[Ben] has written all sorts of code and algorithms to filter, sort, and convolute images, and also a few gadgets that were meant to be photographed. One project that hasn’t added a notch to his soldering iron was a camera. The easiest way to go about resolving this problem would be to find some cardboard and duct tape and built a pinhole camera. [Ben] wanted a digital camera. Not any digital camera, but a color digital camera, and didn’t want to deal with pixel arrays or lenses. Impossible, you say? Not when you have a bunch of integral transforms in your tool belt.
[Ben] is only using a single light sensor that outputs RGB values for his camera – no lenses are found anywhere. If, however, you scan a scene multiple times with this sensor, each time blocking a portion of the sensor’s field of view, you could reconstruct a rudimentary, low-resolution image from just a single light sensor. If you scan and rotate this ‘blocking arm’ across the sensor’s field of view, reconstructing the image is called a Radon transform, something [Ben] has used a few times in his studies.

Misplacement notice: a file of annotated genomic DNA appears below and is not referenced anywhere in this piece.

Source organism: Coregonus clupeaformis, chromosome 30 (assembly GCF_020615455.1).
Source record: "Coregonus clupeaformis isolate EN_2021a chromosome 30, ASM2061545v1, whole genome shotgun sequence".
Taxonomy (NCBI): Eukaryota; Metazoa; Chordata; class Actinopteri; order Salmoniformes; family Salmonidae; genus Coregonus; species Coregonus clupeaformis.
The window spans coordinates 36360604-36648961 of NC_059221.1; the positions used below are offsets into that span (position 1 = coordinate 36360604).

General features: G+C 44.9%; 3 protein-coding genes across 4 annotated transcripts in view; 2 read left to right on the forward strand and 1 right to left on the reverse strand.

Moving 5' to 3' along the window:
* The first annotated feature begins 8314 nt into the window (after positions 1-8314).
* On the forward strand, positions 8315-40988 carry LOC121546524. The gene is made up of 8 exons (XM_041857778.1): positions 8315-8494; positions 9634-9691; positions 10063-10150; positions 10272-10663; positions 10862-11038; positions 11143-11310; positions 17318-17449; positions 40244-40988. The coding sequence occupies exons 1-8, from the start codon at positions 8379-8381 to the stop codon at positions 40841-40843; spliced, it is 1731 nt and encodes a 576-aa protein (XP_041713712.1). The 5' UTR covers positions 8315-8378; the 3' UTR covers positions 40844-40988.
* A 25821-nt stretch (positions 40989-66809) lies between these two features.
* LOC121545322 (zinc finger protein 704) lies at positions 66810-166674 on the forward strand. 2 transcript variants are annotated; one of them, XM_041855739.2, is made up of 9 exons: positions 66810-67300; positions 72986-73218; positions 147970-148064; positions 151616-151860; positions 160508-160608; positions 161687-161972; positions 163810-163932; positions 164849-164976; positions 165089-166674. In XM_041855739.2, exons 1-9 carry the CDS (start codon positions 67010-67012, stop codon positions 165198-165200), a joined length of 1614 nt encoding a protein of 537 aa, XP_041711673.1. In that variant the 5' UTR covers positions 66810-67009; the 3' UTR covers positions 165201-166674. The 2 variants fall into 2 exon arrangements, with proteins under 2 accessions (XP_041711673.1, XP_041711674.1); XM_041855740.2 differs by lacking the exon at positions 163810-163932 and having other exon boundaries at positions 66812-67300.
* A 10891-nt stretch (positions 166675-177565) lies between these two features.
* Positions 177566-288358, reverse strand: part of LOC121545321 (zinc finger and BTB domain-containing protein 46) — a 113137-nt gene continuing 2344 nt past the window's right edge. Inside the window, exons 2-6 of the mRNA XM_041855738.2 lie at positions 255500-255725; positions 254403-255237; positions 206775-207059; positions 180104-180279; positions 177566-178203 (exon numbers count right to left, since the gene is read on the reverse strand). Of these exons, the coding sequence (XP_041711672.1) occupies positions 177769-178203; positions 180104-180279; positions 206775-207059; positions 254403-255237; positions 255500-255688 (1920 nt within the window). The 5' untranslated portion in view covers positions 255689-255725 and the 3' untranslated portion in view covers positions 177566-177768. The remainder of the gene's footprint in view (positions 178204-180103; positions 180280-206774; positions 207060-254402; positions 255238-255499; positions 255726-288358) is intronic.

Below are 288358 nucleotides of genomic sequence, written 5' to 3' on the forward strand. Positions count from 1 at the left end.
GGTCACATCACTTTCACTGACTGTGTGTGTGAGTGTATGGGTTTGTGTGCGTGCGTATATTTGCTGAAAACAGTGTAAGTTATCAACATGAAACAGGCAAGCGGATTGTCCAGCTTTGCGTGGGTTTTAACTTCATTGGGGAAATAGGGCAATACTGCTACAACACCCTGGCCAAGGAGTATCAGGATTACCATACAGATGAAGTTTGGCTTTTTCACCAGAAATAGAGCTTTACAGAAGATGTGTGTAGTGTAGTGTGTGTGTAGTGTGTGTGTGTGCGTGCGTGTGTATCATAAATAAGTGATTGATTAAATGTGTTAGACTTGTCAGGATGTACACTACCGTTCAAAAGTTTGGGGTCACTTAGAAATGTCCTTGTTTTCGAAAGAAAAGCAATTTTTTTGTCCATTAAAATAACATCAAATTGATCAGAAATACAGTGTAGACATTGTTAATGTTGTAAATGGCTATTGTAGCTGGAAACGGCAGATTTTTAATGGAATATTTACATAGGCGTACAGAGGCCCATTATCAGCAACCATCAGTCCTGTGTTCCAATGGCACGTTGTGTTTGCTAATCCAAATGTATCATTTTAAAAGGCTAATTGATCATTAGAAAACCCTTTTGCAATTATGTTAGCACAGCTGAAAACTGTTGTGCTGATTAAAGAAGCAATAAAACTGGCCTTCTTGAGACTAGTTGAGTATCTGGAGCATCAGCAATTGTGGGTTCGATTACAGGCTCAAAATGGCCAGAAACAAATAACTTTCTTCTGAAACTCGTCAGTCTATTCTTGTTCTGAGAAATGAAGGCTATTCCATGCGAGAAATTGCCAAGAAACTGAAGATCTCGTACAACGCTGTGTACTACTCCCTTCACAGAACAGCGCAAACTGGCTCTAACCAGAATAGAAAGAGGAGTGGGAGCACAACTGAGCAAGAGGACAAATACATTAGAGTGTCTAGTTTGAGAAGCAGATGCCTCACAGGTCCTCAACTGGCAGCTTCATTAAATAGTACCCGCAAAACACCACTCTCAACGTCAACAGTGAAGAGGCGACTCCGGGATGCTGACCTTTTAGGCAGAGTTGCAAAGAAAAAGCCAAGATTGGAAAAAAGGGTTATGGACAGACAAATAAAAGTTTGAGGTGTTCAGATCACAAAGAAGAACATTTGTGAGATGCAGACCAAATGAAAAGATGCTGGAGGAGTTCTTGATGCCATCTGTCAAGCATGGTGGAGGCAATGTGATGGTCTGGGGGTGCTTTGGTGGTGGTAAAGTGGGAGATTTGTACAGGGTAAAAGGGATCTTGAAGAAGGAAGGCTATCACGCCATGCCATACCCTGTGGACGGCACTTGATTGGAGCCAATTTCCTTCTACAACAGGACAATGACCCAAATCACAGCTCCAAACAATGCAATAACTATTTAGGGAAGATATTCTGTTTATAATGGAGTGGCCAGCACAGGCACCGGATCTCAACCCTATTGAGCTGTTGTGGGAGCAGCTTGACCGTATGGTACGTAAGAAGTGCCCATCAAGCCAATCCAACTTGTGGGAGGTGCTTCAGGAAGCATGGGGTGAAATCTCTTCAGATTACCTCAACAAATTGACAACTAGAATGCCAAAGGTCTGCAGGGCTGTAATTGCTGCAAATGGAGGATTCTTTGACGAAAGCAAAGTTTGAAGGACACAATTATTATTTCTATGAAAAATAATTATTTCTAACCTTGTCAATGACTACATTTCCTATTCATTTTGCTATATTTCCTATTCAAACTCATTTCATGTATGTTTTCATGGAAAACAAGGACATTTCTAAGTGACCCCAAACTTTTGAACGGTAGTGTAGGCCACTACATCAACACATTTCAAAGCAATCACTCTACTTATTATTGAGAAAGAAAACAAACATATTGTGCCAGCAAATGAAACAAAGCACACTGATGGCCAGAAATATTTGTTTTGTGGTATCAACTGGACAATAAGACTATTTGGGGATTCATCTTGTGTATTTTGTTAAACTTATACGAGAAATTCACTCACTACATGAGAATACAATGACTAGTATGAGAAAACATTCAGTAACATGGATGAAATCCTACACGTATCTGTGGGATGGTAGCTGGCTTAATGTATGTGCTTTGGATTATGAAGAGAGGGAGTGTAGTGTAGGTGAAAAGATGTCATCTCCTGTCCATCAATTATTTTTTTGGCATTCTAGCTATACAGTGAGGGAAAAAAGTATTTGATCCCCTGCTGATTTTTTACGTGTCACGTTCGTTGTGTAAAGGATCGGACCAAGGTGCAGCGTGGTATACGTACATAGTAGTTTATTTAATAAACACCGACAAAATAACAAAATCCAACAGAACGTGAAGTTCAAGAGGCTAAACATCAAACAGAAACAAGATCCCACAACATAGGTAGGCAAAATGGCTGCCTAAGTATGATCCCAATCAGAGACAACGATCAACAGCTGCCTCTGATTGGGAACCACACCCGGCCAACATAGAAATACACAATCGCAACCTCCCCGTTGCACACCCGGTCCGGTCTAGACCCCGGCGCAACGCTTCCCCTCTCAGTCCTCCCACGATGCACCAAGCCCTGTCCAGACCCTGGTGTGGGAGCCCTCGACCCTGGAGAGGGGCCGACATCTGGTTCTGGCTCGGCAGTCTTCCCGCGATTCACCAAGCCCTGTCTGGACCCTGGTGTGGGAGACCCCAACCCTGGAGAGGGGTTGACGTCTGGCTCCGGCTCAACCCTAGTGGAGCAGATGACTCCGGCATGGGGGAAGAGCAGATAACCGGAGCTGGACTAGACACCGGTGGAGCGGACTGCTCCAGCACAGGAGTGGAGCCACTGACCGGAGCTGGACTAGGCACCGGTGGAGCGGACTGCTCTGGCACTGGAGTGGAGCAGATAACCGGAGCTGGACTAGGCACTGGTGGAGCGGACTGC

[Ben]’s camera consists of the Adafruit RGB light sensor, an Arduino, a microSD card, a few servos, and a bunch of printed parts. The servos are used to scan and rotate the ‘blocking arm’ across the sensor for each image. The output of the sensor is saved to the SD card and moved over to the computer for post-processing.
After getting all the pixel data to his laptop, [Ben] plotted the raw data. The first few pictures were of a point source of light – a lamp in his workspace. This resulted in exactly what he expected, a wave-like line on an otherwise blank field. The resulting transformation kinda looked like the reference picture, but for better results, [Ben] turned his camera to more natural scenes. Pointing his single pixel camera out the window resulted in an image that looked like it was taken underwater, through a piece of glass smeared with Vaseline. Still, it worked remarkably well for a single pixel camera. Taking his camera to the great outdoors provided an even better reconstructed scene, due in no small part to the great landscapes [Ben] has access to.